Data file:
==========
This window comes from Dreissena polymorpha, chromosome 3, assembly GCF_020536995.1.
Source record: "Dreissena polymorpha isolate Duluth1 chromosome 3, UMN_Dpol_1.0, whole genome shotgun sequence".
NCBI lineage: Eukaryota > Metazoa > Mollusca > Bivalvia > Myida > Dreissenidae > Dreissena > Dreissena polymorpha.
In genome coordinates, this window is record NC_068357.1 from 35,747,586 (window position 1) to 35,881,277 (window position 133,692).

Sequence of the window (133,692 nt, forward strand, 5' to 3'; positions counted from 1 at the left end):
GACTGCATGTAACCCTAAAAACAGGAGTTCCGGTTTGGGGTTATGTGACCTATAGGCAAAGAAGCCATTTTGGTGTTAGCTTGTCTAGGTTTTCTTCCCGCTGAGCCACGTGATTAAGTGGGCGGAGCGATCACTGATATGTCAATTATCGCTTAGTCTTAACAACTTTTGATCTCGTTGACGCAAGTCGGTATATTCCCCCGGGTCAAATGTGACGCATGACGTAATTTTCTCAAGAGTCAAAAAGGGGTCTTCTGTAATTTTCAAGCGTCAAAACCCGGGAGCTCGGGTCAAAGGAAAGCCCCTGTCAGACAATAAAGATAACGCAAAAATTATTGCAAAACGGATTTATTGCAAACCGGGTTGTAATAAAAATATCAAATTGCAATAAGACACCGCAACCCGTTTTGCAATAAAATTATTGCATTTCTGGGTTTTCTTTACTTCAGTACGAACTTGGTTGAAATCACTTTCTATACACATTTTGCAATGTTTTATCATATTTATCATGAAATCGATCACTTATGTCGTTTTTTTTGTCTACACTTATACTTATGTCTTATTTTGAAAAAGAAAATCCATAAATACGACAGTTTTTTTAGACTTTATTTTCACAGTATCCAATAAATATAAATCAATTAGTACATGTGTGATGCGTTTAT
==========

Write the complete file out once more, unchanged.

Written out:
This window comes from Dreissena polymorpha, chromosome 3, assembly GCF_020536995.1.
Source record: "Dreissena polymorpha isolate Duluth1 chromosome 3, UMN_Dpol_1.0, whole genome shotgun sequence".
NCBI lineage: Eukaryota > Metazoa > Mollusca > Bivalvia > Myida > Dreissenidae > Dreissena > Dreissena polymorpha.
In genome coordinates, this window is record NC_068357.1 from 35,747,586 (window position 1) to 35,881,277 (window position 133,692).

Sequence of the window (133,692 nt, forward strand, 5' to 3'; positions counted from 1 at the left end):
GACTGCATGTAACCCTAAAAACAGGAGTTCCGGTTTGGGGTTATGTGACCTATAGGCAAAGAAGCCATTTTGGTGTTAGCTTGTCTAGGTTTTCTTCCCGCTGAGCCACGTGATTAAGTGGGCGGAGCGATCACTGATATGTCAATTATCGCTTAGTCTTAACAACTTTTGATCTCGTTGACGCAAGTCGGTATATTCCCCCGGGTCAAATGTGACGCATGACGTAATTTTCTCAAGAGTCAAAAAGGGGTCTTCTGTAATTTTCAAGCGTCAAAACCCGGGAGCTCGGGTCAAAGGAAAGCCCCTGTCAGACAATAAAGATAACGCAAAAATTATTGCAAAACGGATTTATTGCAAACCGGGTTGTAATAAAAATATCAAATTGCAATAAGACACCGCAACCCGTTTTGCAATAAAATTATTGCATTTCTGGGTTTTCTTTACTTCAGTACGAACTTGGTTGAAATCACTTTCTATACACATTTTGCAATGTTTTATCATATTTATCATGAAATCGATCACTTATGTCGTTTTTTTTGTCTACACTTATACTTATGTCTTATTTTGAAAAAGAAAATCCATAAATACGACAGTTTTTTTAGACTTTATTTTCACAGTATCCAATAAATATAAATCAATTAGTACATGTGTGATGCGTTTAT